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Fall Films Show Family Affairs Gone Bad (and Beyond)

As we look ahead to fall, we see several intriguing films coming out that focus, in one way or another, on family. While every year brings plenty of movies that focus on family matters, this year boasts what might be the single most astonishing film about a family ever created—Richard Linklater's masterpiece Boyhood. This gorgeous, meditative dance with time exposed the beauty, love, hardship and turmoil of one single family over 12-years, a feat of filmmaking that is all the more breathtaking for being in the service of a film that actually moves you. This fall’s family-centered films are a touch darker, however, involving death, betrayal and a separation that literally spans galaxies. The latter film, by that grand architect of the epic, Christopher Nolan, certainly aspires to greatness (and the trailer looks, well, great), and all of these films look refreshing in their own, specific ways.

This Is Where I Leave You – September 19

Based on Jonathan Tropper’s novel (he also wrote the script), This Is Where I Leave You centers on the gathering of the four, flailing Altman siblings at their old family home after the death of their father. They're instructed in no uncertain terms by their mother that they’ll be spending seven days together, straight, sitting Shiva, and into that house they pour their many issues and their associated spouses, children, girlfriends and riffraff. The cast is, in a word, stellar. Jason Bateman is Judd Altman, our protagonist who is already deep into growing his "I give up" beard after finding his wife in bed with his boss. Tina Fey is his sister, Wendy, married to the obnoxiously, willfully oblivious Barry. Corey Stoll is the serious, responsible brother, Paul (he's married to Alice, played by Kathryn Hahn, no less), and Adam Driver as baby brother Phillip, a troubled, selfish, charming playboy who brings his older girlfriend (Connie Britton!) to the Shiva. And finally, there is the Altman matriarch, Hillary, new of breast, infuriatingly open-minded and progressive—played by Jane Fonda. The book was a romp, darkly funny and, at times, deeply sad—this cast promises to be able to hold up their end of the bargain and deliver the pathos and heart that made the book sing.

Gone Girl – October 3

This is the second film in our lineup that's based on a best-selling novel (in this case, a juggernaut), with a script by the author. Gillian Flynn's 2012 novel Gone Girl was the must-read book of the 2012 summer, and now it's a film by a man who managed to ring suspense out of the creation of Facebook, so you can just imagine what he'll do with Flynn's psychological thriller. The hook is simple; Amy Dunne (Rosamund Pike) has gone missing, and it's looking increasingly likely that the person responsible is her husband, Nick (Ben Affleck). The novel made ingenious use of shifting perspectives, unreliable narration and turning thriller tropes upside down and inside out. Is Nick guilty? Did he murder his wife? Why did he smile at the press conference announcing she'd gone missing? Gone Girl was impossible to put down as a book, and much as he did with another page turning, The Girl With the Dragon Tattoo, Fincher will no doubt masterfully bring the excitement from page to screen.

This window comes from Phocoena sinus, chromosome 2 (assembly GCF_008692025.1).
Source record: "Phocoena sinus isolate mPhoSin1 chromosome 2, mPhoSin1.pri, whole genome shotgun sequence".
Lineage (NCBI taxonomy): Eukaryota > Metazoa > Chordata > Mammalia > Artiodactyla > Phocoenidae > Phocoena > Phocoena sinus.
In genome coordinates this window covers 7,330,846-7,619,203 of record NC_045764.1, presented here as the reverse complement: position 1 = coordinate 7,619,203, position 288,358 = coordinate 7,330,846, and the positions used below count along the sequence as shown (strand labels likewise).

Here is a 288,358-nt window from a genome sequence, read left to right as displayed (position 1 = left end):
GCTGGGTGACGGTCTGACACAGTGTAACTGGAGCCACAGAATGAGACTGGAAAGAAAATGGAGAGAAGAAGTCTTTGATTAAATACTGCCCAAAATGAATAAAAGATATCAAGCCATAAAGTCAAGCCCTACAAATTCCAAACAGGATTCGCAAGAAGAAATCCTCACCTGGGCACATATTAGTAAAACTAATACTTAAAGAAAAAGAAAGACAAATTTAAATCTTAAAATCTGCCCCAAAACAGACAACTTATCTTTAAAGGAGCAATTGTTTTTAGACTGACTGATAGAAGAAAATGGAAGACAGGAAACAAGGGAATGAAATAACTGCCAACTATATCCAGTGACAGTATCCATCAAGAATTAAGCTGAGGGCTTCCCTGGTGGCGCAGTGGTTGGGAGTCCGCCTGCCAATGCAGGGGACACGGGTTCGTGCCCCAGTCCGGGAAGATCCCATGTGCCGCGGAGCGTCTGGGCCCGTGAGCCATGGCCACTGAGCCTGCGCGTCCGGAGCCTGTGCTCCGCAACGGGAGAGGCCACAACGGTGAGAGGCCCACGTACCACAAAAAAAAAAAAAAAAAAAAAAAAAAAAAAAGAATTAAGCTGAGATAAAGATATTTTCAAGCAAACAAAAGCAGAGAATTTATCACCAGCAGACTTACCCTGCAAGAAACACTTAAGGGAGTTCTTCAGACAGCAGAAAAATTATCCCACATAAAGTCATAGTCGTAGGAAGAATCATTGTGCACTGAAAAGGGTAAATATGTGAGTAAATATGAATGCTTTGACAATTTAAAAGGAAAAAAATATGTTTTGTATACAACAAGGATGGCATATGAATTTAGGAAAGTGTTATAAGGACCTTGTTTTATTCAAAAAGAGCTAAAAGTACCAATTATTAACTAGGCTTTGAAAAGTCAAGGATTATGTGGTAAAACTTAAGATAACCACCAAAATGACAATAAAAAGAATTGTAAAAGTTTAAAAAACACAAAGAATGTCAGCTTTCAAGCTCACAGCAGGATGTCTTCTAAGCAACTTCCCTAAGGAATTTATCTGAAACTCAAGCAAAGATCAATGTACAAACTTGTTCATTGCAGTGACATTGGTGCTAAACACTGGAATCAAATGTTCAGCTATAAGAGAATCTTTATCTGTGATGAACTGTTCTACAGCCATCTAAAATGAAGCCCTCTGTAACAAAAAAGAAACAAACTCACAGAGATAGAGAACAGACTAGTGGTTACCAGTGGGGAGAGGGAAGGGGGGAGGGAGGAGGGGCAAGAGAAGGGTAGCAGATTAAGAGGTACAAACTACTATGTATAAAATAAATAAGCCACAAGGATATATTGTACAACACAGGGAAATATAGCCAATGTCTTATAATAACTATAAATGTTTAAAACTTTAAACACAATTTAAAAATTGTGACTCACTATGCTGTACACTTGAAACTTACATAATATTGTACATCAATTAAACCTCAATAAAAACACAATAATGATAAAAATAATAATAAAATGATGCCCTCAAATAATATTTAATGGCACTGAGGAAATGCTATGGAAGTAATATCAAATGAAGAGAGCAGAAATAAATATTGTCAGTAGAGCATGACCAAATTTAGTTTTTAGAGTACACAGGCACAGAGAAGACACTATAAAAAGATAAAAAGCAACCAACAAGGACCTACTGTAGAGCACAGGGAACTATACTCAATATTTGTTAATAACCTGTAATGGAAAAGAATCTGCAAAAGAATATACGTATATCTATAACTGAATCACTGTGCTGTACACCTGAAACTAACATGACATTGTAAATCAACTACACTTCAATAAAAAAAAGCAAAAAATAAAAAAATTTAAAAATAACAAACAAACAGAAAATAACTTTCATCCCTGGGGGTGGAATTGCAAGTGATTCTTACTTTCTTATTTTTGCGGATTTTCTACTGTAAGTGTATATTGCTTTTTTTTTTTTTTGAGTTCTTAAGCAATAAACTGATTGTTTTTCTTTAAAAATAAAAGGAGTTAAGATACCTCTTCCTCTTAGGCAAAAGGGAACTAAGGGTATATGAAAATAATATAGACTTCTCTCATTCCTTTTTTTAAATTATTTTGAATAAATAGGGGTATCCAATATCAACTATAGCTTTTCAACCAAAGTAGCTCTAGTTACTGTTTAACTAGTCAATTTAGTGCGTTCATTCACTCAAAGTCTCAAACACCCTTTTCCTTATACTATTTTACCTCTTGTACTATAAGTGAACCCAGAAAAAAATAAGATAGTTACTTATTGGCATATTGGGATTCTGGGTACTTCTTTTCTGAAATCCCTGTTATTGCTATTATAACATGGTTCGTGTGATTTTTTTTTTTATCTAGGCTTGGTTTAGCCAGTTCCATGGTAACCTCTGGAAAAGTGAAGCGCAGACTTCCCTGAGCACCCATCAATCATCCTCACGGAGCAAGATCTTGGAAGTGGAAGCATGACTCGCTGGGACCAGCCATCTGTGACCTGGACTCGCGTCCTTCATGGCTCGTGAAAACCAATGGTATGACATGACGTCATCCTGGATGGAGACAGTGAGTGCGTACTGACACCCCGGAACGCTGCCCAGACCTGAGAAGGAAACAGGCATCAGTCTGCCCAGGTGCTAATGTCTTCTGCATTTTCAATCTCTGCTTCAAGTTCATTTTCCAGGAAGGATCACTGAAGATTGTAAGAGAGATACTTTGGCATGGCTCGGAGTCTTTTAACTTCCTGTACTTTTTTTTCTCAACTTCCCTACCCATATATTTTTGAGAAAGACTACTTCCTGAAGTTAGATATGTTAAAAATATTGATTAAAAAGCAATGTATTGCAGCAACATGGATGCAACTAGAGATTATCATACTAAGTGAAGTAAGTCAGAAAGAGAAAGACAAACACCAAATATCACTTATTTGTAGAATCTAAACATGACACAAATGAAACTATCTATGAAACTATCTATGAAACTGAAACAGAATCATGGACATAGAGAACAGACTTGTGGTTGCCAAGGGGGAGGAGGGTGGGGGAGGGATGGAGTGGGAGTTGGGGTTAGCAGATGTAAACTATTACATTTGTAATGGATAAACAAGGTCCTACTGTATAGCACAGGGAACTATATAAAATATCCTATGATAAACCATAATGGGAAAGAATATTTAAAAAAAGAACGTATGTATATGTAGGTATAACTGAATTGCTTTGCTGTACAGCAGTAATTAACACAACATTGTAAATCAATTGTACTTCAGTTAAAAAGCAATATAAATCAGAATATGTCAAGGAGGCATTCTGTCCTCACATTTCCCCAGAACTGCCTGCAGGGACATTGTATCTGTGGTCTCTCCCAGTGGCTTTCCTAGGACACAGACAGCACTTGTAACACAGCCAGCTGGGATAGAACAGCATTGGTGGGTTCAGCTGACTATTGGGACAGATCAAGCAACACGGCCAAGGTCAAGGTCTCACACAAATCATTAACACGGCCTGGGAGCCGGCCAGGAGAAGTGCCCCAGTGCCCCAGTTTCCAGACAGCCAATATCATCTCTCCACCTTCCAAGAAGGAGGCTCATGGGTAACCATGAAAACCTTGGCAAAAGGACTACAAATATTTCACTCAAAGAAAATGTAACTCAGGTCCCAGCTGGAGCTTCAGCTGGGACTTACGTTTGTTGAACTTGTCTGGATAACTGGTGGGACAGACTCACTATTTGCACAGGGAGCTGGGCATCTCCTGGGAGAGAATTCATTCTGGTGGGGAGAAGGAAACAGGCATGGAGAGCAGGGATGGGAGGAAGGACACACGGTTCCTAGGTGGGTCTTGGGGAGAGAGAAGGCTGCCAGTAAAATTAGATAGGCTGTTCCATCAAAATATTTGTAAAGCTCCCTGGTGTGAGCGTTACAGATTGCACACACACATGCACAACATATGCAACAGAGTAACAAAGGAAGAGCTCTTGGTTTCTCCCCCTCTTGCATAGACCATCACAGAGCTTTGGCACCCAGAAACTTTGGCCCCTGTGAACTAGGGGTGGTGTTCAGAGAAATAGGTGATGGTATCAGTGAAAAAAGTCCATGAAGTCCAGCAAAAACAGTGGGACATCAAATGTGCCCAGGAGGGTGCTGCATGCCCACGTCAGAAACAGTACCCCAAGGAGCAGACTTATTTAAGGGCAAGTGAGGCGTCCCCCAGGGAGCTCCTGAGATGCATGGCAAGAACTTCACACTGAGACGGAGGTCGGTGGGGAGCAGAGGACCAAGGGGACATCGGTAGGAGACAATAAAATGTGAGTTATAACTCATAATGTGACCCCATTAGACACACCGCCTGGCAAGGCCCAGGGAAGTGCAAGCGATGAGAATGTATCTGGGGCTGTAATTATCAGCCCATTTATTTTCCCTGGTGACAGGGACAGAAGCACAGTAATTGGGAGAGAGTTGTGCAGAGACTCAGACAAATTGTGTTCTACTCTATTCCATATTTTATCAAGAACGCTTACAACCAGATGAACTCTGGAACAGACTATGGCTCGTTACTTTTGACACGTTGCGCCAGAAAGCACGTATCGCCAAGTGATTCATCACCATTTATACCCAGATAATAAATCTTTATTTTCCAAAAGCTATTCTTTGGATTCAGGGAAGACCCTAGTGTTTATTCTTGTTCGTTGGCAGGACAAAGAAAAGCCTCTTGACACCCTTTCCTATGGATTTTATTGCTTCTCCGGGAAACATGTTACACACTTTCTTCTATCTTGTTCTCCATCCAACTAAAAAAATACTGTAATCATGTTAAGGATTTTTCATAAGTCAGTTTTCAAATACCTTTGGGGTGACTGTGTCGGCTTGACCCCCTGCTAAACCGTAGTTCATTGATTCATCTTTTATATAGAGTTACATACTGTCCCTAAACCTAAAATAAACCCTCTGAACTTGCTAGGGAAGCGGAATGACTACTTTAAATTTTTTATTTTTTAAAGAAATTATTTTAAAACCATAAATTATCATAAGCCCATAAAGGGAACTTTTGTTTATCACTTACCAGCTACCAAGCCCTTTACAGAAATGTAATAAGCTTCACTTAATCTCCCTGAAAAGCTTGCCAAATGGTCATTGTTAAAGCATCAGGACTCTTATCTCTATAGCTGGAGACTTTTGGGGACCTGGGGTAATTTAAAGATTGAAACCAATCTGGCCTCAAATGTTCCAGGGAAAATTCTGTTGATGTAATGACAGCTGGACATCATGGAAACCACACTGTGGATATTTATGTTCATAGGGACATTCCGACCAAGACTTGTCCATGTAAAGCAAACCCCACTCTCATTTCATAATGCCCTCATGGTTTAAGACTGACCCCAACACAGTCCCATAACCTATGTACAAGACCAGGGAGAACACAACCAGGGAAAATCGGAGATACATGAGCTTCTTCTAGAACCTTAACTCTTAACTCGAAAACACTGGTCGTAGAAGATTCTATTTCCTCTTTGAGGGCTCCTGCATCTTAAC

St. Vincent – October 24

There's a lot to like about this little family saga. First, there's Melissa McCarthy getting to play a single mom named Maggie, who's not also required to rob a bank, stop someone from robbing a bank, or be the comedic foil to a straight man (played, in the past, by Sandra Bullock and Jason Bateman). And then there's Bill Murray. That would be enough, wouldn't it? McMarthy and Murray? Murray and McCarthy? Maggie and her 12-year old son Oliver (Jaeden Lieberher) move into a new home in Brooklyn. Murray is her neighbor, and his name is, wait for it, St. Vincent de Van Nuys. Maggie has to work long hours and needs a sitter for Oliver, and St. Vincent, often drunk and/or gambling, needs some cash. So naturally, have the old drunk watch the precocious pre-teen. There's also a pregnant stripper named Daka (Naomi Watts), and lots of off kilter bonding between the old man and the fresh faced kid. None of this really matters though because, again—McCarthy and Murray. See it. 

Interstellar – Nov 7

Few films are more hotly anticipated than Christopher Nolan's Interstellar. It's got all the hallmarks of a Nolan film; it's prodigiously ambitious, has an incredible cast and many sensational sequences filmed with jaw dropping scope and spectacle. But what Interstellar looks to have in the very center of its hugeness, an element that Inception and even his Dark Knight trilogy lacked, is the concerns of a single family. Matthew McConaughey is Cooper, an engineer and father of two who is asked to join a team of experts aboard a spaceship in attempt to save mankind. Just a small ask there. The catch is Cooper is traveling distances so great that, even if he could make it back, his children would be long dead. Can he safe the planet and stay connected to his kids in some way? Can he come back before they're gone? These two central questions may just help add real feeling to Nolan's already unquestionable ability to awe us and ground this galaxy spanning epic in matters of the human heart—giving us the best of both worlds.

ABOUT THE AUTHOR

The Credits

The Credits is an online magazine that tells the story behind the story to celebrate our large and diverse creative community. Focusing on profiles of below-the-line filmmakers, The Credits celebrates the often uncelebrated individuals who are indispensable to the films and TV shows we love.

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